Sunday, October 28, 2007

"I always knew they were crazy!"

I think religious people have it easy. They can say (and believe) that God is leading them down a certain path, and that they have to follow, and that when they do follow God's chosen plan for them everything will be ok as long as they have Faith.

I on the other hand have to settle for being crazy.

Remember when I said that I've always felt I'm supposed to have a baby with Down Syndrome?

I still do. So, so much, it gives me goosebumps.

So Peter and I are seriously considering adopting a child with Down Syndrome in a few years' time.

This is a video montage from Gifts, a book written by families of children with Down syndrome. We have that book. Matilda likes looking at all the photographs and asking "What's his name? What's her name?" She asks to "look at the babies." It's all I can do now to tell her her little brother or sister will look like that one day, and say it with joy.

I have two healthy, bright children, and plan to have more.

Photo Sharing and Video Hosting at Photobucket

Photo Sharing and Video Hosting at Photobucket

So why would I choose to have an imperfect child?
Well, if I was religious, I'd say it's not my choice. But I'm not religious, so I have to try and explain, and know that very few will understand. (I am so lucky that Peter does. I love him for that, among many-many other things.)

Because I need to help. Because I need to love and because I can love. And because I think I should help -everyone should. Because I AM a bit crazy. Because I believe the children will be better people for knowing, loving and growing up with siblings with a difference. But these reasons are partly rationalisations.

Because I have to be true to myself. Because of this:

This is Tristan:

This is Nolan:

This is Emma Jane, and this is Emma Sage. I don't know them, but I wish them all the best.

In Greece children with Down Syndrome still commonly live in instututions. (for the Greeks, read this link. Sorry there's not an english version.) The chances of a child with Down Syndrome being adopted by a Greek are loosely summarised as "when pigs fly." (I called Mitera Foster Home in Greece to ask about the process of adopting a child with special needs. They were very helpful, and told me that they have two little girls with down syndrome that they're trying to place at the moment, but they don't expect to succeed.) The ones that do get to go home with their families have minimal support from the state. In most areas and for most people, no early intervention, speech or physical therapy programmes are on offer, unless the parents can afford to hire a private trainer/therapist (and few can.) When children are mainstreamed to a "regular" school, rarely is the curriculum adjusted to meet their needs. Greek legislation states that mainstream schooling is the desirable option, but in reality, luck of funds, resources and understanding makes this a distant dream.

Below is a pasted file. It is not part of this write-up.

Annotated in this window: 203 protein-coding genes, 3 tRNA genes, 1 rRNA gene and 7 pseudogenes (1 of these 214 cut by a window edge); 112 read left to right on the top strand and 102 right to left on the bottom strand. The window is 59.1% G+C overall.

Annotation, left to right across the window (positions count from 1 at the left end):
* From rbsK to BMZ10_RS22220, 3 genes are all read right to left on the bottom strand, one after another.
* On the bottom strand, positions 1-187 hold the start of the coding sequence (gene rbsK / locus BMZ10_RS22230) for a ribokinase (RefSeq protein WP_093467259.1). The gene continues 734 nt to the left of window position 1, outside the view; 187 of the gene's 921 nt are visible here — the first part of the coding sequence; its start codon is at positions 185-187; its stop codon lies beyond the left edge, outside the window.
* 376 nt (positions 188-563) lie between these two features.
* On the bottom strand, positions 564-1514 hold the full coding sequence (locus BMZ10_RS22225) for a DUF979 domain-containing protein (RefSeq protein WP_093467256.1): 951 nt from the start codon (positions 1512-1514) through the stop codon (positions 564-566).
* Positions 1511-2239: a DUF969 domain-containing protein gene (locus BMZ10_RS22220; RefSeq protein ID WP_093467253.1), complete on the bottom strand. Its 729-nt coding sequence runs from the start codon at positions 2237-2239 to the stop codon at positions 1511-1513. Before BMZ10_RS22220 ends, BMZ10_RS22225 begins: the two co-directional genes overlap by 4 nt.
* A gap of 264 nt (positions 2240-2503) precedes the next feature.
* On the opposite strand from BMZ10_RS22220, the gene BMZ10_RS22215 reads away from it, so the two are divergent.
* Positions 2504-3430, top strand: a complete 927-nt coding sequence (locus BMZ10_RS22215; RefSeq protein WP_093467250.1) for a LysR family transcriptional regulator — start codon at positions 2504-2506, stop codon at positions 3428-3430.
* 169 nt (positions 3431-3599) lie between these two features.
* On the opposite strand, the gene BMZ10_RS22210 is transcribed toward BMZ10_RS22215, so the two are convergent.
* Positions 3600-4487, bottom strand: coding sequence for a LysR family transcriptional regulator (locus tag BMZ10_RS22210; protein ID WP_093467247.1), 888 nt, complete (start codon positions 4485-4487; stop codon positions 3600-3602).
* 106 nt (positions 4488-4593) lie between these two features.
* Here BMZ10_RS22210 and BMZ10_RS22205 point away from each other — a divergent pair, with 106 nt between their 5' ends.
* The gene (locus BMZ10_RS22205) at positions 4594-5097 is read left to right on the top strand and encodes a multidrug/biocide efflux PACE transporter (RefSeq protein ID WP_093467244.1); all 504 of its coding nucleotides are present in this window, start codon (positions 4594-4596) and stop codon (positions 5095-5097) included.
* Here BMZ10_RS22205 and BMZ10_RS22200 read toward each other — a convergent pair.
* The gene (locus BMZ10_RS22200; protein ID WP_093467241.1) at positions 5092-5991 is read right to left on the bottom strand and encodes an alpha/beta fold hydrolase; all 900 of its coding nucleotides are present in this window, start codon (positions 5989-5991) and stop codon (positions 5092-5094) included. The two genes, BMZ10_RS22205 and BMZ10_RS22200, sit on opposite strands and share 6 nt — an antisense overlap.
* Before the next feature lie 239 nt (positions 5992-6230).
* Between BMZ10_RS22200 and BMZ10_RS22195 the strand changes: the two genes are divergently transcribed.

The Department of Special Education of the Ministry of Education reports that the programme of parallel support, meaning shared or inclusive education and co-teaching, is implemented only in exceptional circumstances when students with special needs study in schools withinclusion classes. It is estimated that the number of children with intellectual disabilities integrated into mainstream schools is less than 1,000, which is very few, given the country’s size and the population of students. It is reported that the number of inclusion classes in primary and secondary schools is not sufficient, and there is lack of financial support to staff these classes with trained teachers. In addition, school directors may be hesitant, at times, to integrate children with intellectual disabilities.Furthermore, many parents are reluctant to accept a second special teacher in the classroom, due to their ignorance, prejudice or fear of stigma for their children.

Many students with mild to moderate intellectual disabilities are placed in special schools, while most children with more severe intellectual disabilities have little access to education at all. Although materials and adapted curricula have been developed, the individual needs of students with intellectual disabilities are not met in the classroom.
(Taken from the 2005 monitoring report produced by the Open Society Institute (EUMAP and Mental Health Initiative) in cooperation with the Association for the Psychosocial Health of Children and Adolescents. Summary found here.)

Sometimes, there are bright exceptions.
(This is Ioakim. Go and have a look at his web page.)

But most are not that lucky. And it's such a crime to waste all this potential for love, laughter and learning.

1 comment:

Wendy said...

You may say that you are not religious and I am not sure if that means you do not believe in God. But after reading your thoughts and explanations about adopting a child with Ds..... God Believes in YOU!! I hope that you do not take offense as there are so many religions and beliefs but I think in all things there is a higher power no matter what we call it.